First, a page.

The boy who knew too much: a child prodigy

This is the true story of scientific child prodigy, and former baby genius, Ainan Celeste Cawley, written by his father. It is the true story, too, of his gifted brothers and of all the Cawley family. I write also of child prodigy and genius in general: what it is, and how it is so often neglected in the modern world. As a society, we so often fail those we should most hope to see succeed: our gifted children and the gifted adults they become. Site Copyright: Valentine Cawley, 2006 +

Tuesday, September 13, 2011

A memory of childhood.

A few weeks ago, my wife, Syahidah, was reminiscing.

“One day, when I was nine years old, I came to understand something: as an adult, you have a choice. I wanted to remember this, when I grew up, so I said to myself: remember this – as an adult you have a choice.

Her gaze was curiously inward and a little fond, as if touched by the little girl she had been.

“Well, you did remember.”

“Yes.”, she said quietly, pleased.

I was touched by this account. It was a sweet notion, that the little girl she had been, should try to communicate with the adult she was to become, by deliberately seeking to remember an insight she had had, into adulthood. It struck me as quite a mature thing to do for the little girl she had been. It meant that she understood the unfolding of life and what she would one day become. It also meant that she felt a need to speak to her older self, when she was no longer around to be able to do so. It meant she sought a sense of continuity between the present, that would one day be past, and the future that had not yet become.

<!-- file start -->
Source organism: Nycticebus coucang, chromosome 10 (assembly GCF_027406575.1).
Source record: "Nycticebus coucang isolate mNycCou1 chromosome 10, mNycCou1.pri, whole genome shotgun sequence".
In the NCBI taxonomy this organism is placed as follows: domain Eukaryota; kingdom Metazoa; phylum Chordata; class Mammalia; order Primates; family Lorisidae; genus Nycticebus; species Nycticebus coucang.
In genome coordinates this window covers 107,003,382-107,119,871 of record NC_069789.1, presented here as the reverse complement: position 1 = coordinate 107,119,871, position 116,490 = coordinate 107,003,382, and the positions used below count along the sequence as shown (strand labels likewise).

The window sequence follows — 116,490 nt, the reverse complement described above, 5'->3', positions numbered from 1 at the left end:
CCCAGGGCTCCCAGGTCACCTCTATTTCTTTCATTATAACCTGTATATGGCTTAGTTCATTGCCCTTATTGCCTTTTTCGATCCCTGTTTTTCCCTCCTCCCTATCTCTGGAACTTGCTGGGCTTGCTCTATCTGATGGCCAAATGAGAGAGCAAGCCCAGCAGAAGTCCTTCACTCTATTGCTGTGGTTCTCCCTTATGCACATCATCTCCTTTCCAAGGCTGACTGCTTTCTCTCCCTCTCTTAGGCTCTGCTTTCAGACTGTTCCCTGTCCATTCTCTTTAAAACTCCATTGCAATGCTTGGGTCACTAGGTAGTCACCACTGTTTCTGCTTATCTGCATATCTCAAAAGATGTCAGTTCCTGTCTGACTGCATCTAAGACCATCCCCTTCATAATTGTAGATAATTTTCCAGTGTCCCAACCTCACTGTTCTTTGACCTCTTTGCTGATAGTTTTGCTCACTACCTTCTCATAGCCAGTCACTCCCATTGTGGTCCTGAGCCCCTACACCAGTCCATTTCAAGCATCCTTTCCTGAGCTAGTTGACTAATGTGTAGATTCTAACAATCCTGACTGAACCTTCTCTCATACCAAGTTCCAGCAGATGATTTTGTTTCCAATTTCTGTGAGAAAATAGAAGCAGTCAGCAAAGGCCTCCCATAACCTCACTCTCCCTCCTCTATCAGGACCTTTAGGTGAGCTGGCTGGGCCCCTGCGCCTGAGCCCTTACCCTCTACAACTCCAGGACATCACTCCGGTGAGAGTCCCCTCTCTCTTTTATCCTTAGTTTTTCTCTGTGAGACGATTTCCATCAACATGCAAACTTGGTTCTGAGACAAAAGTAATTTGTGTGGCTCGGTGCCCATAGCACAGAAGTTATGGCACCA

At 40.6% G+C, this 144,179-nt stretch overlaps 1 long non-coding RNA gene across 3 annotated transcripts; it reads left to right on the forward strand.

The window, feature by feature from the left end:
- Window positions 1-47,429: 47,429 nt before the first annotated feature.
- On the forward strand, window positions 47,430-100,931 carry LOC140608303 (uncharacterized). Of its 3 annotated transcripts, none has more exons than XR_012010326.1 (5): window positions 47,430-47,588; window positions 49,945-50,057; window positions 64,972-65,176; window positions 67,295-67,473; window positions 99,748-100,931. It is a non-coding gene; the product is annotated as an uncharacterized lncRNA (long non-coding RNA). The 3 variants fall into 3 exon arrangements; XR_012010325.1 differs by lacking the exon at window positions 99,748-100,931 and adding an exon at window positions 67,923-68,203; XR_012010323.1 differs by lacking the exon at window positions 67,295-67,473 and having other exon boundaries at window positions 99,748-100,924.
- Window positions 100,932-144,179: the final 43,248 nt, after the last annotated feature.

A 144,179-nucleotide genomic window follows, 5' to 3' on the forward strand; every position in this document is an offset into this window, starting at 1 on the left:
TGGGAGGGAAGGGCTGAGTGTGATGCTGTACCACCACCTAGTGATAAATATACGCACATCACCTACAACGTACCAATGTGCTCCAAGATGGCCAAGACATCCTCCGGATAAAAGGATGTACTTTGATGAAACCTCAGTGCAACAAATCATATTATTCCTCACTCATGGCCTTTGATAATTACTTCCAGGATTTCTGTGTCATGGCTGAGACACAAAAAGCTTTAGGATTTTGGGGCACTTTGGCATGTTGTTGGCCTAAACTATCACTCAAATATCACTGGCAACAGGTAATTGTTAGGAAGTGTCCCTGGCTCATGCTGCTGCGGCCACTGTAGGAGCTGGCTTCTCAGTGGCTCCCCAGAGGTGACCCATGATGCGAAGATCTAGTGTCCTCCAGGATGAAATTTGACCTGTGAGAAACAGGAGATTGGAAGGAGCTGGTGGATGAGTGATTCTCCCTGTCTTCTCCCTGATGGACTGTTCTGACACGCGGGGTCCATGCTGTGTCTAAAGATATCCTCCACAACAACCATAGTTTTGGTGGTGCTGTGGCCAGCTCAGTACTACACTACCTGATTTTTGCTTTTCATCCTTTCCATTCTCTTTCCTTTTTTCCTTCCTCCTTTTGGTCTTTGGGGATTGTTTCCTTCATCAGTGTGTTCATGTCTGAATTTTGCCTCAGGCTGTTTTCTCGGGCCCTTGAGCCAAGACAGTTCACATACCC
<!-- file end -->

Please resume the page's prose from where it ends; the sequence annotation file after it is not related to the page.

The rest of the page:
Syahidah grew a little rueful beside me, as she dwelt on her younger self’s thought.

“Of course, when you become an adult, you realize that it is sometimes a little more complicated than that.”, she observed, cryptically.

“Yes. Sometimes. There are obligations.”

We agreed, in silence – but also, I think, in appreciation of the child she had been and the wisdom she had shown to understand that quintessential difference between a child’s life and an adult’s life – but also to have wished to communicate it, to her older self.

I had never met the child she had been – but I felt then, that she had been an impressive one, in a way, for she was, even when so young, seeking to understand what life was and how it is lived, at different ages. My wife would have been an interesting child to speak to, I think. Then, again, no doubt that is why she became an interesting adult to speak to!

It is funny to consider it but I feel this tale of my wife’s brought her younger self into the room with us, as if she did, in fact, manage to speak to the future: I felt her presence, on my wife’s tongue, in my wife’s eyes and in the expression on her face. My wife’s nine year old self had succeeded in bridging time, to speak with us, across all those years. She had, in fact, spoken to the husband she could never have guessed she would one day meet. How strange -and how touching. There was a depth to that moment, that reached back across the decades to a little girl, who no longer was, and a thought that had endured.

Thank you, Syahidah, for sharing that moment. It brought your childhood alive, for me. I glimpsed who you had been and sensed the wisdom you had, even then. Thanks.

Posted by Valentine Cawley.

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posted by Valentine Cawley @ 11:19 PM 


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